Like what you saw?
Create FREE Account and:
Your video will begin after this quick intro to Brightstorm.

Trapezoid Properties - Concept

Teacher/Instructor Brian McCall
Brian McCall

Univ. of Wisconsin
J.D. Univ. of Wisconsin Law school

Brian was a geometry teacher through the Teach for America program and started the geometry program at his school

Trapezoids are one of the most common quadrilaterals. A trapezoid has one pair of parallel sides. When a trapezoid has two sets of parallel sides, it is a more specific type of trapezoid called a parallelogram. A more specific type of trapezoid is called an isosceles trapezoid. In addition to one pair of parallel sides, isosceles trapezoid properties include congruent legs, base angles and diagonals.

One of the common quadrilaterals is a trapezoid and what defines a trapezoid? Well the only thing we know about trapezoid is that we have 1 pair of parallel sides. If we had 2 pairs of parallel sides it wouldn't be a trapezoid. We could be even more specific and say that it is a parallelogram, so again a trapezoid just has 1 pair of parallel sides.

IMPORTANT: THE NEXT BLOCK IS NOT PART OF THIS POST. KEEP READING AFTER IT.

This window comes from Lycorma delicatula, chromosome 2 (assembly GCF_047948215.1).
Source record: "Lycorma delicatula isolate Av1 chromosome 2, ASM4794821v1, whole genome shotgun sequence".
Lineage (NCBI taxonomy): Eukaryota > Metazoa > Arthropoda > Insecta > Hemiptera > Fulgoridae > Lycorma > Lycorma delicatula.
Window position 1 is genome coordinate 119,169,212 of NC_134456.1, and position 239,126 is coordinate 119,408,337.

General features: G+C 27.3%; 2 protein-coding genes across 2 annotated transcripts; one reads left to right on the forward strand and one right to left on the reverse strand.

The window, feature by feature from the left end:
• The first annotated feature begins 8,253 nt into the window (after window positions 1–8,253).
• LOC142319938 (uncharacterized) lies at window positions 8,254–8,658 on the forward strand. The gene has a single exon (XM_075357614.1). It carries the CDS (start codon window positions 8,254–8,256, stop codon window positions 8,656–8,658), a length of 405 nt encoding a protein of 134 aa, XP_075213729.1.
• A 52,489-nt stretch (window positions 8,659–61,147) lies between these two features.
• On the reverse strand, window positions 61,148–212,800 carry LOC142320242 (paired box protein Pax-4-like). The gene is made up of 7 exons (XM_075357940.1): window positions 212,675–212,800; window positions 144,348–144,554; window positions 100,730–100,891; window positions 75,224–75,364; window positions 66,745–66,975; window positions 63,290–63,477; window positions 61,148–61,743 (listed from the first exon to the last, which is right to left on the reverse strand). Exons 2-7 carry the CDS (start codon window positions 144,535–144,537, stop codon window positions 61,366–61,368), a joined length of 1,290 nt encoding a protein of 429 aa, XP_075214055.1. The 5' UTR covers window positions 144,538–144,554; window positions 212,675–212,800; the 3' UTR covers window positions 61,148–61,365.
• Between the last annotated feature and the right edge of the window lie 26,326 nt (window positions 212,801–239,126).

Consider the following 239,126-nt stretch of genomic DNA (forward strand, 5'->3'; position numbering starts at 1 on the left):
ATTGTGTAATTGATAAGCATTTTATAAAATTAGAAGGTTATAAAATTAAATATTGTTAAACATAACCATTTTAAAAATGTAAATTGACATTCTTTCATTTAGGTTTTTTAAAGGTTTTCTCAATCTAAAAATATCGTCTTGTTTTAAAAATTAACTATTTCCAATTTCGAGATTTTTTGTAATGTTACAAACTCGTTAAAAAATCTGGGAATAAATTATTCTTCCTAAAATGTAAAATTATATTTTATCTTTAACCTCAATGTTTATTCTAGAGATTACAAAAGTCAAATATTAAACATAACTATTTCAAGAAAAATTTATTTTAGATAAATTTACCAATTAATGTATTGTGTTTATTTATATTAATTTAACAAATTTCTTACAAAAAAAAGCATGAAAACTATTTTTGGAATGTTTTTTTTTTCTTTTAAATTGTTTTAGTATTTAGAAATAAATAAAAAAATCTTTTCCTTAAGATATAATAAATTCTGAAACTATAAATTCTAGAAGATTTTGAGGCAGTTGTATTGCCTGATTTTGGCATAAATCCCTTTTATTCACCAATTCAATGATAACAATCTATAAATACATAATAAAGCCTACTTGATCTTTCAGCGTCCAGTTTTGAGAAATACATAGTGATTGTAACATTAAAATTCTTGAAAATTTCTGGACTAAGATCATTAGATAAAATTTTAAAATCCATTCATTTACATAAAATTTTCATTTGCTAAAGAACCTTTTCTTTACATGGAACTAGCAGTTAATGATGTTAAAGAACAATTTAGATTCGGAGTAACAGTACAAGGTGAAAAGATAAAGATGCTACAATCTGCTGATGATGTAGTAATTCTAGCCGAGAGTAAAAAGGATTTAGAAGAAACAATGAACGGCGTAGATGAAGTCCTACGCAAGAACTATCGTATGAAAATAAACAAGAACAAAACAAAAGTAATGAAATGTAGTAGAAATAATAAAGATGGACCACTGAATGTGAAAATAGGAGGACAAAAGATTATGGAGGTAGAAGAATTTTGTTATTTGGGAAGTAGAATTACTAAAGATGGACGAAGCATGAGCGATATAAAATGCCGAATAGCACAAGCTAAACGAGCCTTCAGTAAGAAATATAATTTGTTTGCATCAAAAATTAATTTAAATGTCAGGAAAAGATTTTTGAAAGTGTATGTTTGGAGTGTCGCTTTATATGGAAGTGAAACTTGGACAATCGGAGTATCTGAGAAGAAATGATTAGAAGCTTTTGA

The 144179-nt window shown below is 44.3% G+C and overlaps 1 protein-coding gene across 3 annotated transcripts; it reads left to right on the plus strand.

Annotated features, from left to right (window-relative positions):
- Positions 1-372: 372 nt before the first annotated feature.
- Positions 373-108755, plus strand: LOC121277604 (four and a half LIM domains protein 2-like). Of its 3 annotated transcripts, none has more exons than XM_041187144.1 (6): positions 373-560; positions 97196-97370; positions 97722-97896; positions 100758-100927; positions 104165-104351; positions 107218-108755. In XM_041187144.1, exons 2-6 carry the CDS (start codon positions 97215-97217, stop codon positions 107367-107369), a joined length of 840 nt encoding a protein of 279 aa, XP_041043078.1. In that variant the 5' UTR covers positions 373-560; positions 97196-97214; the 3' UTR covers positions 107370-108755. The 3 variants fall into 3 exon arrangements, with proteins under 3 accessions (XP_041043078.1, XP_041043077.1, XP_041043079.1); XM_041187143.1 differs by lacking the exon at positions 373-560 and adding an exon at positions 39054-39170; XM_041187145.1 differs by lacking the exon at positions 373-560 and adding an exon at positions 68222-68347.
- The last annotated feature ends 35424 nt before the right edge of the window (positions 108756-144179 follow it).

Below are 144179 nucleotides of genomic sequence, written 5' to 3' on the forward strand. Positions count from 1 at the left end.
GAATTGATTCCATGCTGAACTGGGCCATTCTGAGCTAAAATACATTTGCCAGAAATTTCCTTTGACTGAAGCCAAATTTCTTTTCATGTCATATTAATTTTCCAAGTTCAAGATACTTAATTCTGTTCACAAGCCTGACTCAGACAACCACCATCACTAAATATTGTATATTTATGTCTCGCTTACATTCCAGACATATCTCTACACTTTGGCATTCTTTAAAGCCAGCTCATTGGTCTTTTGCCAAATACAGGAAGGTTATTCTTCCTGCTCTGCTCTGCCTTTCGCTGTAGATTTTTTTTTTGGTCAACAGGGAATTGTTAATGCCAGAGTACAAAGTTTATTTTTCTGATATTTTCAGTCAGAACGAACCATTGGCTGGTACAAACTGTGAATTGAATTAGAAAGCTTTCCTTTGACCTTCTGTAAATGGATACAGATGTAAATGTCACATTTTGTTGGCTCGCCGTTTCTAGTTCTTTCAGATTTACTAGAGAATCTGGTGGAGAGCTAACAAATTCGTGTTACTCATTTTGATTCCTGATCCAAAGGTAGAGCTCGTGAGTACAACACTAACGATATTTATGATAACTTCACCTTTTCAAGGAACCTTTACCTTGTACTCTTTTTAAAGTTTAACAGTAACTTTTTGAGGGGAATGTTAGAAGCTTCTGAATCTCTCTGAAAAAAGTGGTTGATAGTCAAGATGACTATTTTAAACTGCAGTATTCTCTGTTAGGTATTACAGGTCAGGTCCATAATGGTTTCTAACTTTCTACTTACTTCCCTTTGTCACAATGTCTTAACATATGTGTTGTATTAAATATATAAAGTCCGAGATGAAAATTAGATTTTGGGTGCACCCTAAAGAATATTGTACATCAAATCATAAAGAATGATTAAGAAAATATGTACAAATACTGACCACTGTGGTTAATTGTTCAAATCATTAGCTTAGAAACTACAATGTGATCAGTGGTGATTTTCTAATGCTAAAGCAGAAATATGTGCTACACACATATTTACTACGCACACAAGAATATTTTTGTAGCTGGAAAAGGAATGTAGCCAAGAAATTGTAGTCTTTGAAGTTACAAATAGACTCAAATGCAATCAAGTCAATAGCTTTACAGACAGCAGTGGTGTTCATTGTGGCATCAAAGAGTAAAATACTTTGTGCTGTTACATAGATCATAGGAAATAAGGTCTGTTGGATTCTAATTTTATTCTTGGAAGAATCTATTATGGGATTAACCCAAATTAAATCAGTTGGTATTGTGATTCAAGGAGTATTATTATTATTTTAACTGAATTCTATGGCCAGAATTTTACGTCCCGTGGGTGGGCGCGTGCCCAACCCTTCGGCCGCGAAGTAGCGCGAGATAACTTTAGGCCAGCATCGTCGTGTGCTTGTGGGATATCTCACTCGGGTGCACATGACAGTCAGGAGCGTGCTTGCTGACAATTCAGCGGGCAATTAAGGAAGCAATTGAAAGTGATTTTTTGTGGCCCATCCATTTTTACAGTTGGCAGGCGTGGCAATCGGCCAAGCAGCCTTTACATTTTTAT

There's a more specific example of a trapezoid and that's an isosceles trapezoid which means you not only have 1 pair of parallel but these legs are also congruent. So the non parallel legs are congruent, which creates 2 special things. The first is that the base angles are congruent. So you have 2 pairs of base angles, these 2 angles are congruent and these 2 base angles are congruent.
Another consequence is that the diagonals are congruent. So if I drew in my diagonals here I will be able to say that they're both congruent to each other. Since these 2 angles are part of a transversal we can say that they are same side interior angles. So consecutive base angle are always going to be supplementary, so these 2 angles are supplementary and these 2 same side interior angles are also going to be supplementary. So a couple of key things about the trapezoid when you have 2 legs that are congruent in a trapezoid.

Stuck on a Math Problem?

Ask Genie for a step-by-step solution